One of the most prestigious and renowned art forms in Perugia was the art of wares, whose representatives met at the Nobile Collegio della Mercanzia (Noble Board of Wares).
It was established in 1218, during the peak of Communal independence. The Nobile Collegio was created in order to represent one of the most important professions of the city. Its importance and influence slowly grew until when, in 1279, it was able to appoint the first two out of ten city priors. The other important monitoring offices that the Board managed to obtain included: collecting officials’ oaths, the guarantee to the captain, the moderation of tax collection.
To this day the Statues of 1323, 1356, and 1599 are still preserved. These Statues regulated a code constituted by a series of professional rules: the ius mercatorum. This document disciplined the requirements for the admission and execution of a given activity, competition, weights and measures, modes and consequences of bankruptcy, certification, subordinated work and trade justice. The name lists of all the members registered to the board is also preserved.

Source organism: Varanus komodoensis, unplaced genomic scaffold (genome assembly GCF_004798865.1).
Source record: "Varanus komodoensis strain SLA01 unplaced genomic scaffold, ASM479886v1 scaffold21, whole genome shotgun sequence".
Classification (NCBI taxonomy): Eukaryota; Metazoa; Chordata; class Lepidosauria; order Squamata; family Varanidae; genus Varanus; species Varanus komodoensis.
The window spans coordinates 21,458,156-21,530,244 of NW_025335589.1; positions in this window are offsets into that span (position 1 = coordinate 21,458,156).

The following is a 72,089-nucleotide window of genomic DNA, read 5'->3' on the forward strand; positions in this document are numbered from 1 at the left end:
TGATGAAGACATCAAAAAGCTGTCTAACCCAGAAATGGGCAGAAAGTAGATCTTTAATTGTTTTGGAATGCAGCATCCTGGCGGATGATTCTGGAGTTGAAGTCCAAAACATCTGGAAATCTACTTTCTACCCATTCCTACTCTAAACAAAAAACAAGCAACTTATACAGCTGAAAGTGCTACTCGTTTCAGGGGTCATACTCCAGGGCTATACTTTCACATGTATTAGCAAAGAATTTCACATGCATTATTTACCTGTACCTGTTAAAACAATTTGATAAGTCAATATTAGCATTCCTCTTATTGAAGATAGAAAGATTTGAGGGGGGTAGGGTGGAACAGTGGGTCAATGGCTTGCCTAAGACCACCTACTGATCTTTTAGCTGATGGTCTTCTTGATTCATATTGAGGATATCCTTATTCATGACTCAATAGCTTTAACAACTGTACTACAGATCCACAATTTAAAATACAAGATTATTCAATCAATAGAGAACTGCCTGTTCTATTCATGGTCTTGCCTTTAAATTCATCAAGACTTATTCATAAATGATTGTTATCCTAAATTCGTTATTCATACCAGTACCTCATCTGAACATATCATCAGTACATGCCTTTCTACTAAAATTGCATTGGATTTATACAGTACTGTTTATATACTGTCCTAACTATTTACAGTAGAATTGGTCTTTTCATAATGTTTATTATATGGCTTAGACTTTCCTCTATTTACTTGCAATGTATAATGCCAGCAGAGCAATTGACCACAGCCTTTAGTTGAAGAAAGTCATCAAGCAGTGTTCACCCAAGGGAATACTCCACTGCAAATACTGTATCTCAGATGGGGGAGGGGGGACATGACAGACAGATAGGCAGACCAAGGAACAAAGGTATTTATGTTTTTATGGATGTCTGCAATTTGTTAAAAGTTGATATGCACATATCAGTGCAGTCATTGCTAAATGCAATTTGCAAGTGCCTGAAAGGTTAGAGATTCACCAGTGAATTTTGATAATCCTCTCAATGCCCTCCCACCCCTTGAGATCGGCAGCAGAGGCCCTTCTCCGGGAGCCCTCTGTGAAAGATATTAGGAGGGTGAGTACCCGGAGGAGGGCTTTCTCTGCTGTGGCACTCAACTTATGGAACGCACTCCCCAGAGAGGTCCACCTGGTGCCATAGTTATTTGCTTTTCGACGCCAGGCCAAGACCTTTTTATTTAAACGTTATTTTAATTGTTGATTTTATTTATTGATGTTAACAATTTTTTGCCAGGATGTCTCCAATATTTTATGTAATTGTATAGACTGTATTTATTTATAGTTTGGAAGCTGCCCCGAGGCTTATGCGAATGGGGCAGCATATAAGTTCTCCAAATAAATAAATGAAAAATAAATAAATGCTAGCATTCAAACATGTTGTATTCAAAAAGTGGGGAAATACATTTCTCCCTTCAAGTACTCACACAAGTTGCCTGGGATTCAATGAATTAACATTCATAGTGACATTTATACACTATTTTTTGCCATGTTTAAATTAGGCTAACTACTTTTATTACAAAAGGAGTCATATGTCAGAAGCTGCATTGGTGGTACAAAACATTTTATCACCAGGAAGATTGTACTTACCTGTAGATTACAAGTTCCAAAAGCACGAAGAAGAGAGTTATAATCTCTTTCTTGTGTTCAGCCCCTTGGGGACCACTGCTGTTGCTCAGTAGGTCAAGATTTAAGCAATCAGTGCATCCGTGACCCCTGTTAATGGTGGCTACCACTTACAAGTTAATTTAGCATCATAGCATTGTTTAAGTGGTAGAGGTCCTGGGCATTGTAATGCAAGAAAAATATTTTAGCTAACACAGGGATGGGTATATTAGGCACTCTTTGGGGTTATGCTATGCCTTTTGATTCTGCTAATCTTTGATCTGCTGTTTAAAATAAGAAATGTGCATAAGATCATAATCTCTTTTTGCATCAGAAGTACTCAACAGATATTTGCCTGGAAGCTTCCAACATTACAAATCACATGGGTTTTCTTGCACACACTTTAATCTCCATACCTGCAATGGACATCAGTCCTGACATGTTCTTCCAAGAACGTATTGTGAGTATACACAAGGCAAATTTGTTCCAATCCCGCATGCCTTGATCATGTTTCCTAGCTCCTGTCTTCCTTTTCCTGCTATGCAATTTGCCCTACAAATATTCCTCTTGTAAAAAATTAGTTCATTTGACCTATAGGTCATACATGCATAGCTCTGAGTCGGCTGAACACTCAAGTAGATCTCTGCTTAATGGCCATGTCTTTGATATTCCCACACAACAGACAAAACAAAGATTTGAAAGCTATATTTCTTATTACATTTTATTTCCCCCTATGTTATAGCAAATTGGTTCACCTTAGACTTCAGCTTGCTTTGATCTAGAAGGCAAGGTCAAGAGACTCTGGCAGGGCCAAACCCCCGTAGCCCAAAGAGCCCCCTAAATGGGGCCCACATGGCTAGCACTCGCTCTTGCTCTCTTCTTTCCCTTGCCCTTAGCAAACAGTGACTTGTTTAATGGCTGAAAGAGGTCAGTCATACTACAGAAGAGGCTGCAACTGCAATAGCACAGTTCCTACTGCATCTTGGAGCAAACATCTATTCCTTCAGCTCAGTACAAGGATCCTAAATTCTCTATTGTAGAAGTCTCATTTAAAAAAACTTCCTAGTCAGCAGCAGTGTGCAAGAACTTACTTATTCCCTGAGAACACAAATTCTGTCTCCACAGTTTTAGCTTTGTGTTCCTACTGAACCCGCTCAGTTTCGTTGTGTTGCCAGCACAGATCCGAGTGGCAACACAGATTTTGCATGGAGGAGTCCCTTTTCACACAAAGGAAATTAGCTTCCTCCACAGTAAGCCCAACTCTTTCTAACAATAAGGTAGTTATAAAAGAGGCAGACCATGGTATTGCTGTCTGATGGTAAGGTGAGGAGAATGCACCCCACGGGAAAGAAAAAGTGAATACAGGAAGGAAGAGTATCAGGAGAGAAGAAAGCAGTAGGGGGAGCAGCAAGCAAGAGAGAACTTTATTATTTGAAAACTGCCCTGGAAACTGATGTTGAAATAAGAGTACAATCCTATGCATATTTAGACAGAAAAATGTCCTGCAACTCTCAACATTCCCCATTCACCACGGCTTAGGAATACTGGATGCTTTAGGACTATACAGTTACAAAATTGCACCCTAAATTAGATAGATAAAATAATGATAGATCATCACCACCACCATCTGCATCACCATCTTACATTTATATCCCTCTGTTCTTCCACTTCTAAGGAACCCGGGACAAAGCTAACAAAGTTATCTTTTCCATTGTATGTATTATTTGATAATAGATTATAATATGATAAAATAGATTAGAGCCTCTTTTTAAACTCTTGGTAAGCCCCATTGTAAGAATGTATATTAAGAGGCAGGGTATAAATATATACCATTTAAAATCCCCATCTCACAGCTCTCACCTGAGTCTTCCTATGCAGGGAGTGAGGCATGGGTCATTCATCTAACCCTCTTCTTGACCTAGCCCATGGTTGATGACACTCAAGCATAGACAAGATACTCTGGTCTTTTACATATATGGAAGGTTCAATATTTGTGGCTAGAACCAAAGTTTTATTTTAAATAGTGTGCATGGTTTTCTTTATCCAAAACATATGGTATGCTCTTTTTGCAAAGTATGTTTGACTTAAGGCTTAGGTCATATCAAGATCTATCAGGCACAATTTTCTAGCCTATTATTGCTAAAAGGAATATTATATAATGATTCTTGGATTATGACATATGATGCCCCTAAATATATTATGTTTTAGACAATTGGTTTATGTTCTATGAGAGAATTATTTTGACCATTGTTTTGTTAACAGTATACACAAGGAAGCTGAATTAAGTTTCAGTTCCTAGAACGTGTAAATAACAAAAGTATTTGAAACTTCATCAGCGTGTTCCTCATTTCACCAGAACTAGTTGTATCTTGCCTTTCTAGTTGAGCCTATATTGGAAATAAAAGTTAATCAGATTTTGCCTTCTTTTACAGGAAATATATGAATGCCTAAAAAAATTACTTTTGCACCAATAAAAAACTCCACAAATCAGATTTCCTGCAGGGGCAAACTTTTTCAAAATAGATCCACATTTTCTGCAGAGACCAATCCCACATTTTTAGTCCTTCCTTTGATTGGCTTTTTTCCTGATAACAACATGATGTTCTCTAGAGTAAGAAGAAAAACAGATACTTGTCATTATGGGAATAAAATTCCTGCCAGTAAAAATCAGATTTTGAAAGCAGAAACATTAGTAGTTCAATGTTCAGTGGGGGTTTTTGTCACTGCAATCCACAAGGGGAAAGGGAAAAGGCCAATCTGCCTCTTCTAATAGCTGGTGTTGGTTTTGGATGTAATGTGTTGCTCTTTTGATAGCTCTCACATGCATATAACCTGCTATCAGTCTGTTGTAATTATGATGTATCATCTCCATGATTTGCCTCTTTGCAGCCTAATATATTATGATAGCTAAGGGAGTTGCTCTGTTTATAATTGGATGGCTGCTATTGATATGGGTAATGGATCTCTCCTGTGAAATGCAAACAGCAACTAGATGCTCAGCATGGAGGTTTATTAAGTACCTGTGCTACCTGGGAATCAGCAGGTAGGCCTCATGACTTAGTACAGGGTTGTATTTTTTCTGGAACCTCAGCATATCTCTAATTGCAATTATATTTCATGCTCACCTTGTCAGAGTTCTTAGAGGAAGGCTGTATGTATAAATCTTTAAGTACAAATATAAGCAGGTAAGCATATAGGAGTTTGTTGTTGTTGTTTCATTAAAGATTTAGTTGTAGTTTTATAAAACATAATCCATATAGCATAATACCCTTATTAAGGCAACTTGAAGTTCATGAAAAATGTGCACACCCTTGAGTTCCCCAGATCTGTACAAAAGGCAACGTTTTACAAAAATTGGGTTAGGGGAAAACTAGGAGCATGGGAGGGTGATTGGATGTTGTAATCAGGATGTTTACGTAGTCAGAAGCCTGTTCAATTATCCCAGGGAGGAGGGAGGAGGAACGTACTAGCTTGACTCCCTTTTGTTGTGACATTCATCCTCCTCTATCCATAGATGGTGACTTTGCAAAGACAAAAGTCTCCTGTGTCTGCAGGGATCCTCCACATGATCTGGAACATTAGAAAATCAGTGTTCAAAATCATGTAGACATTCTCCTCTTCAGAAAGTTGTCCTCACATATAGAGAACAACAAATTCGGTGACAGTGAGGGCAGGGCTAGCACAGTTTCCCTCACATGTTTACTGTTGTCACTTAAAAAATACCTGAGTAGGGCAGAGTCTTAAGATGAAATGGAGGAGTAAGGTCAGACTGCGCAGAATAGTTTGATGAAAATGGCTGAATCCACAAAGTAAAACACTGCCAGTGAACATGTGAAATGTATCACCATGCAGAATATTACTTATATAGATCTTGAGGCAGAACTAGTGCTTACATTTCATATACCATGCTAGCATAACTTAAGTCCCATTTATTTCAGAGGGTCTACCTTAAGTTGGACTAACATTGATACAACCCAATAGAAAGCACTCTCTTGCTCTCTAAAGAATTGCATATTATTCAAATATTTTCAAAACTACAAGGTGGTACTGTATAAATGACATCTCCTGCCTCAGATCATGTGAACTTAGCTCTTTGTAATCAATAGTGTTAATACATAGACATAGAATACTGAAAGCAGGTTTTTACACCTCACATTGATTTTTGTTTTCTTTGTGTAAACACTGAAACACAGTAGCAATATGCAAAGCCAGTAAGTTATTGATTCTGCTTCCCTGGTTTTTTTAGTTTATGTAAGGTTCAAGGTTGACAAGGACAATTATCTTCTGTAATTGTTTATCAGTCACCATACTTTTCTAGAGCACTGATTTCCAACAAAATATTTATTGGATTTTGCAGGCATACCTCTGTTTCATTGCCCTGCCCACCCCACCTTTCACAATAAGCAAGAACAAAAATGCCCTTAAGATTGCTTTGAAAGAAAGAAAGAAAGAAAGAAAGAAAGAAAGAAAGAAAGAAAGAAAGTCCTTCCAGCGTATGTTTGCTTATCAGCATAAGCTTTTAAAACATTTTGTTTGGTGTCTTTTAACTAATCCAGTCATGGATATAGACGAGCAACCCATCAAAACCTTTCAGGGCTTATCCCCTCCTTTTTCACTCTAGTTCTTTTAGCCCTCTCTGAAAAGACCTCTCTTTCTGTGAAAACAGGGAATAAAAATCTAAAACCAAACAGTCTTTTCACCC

Later, the representative value of the board gradually diminished until it disappeared when statue was modified in 1670, due to changes in the political life of the city and, especially, to the victory of the aristocratic party supported by Braccio di Fortebraccio. From that moment forward the Board would lose any popular and democratic aspect amongst the artisans, making way for the exclusive participation of the aristocracy.
The institution’s function is suppressed under Napoleonic rule, but the Board remained keeping its aristocratic nature until 1938.
The Board met in the Sala delle Udienze (audience room), which was decorated – in the first half of the XV Century – entirely with pine and hickory wood panels, probably whittled by masters of Nothern Europe. There are also inlaid seats embedded in three of the four walls of the room. On the right wall, stand-out the Perugian Griffon, on a rose window, and the refined arches above the two Consuls of Wares seats. Finally we have the bench whittled by Costanzo di Mattiolo in 1462 and a medieval chest sitting at the bottom of the room.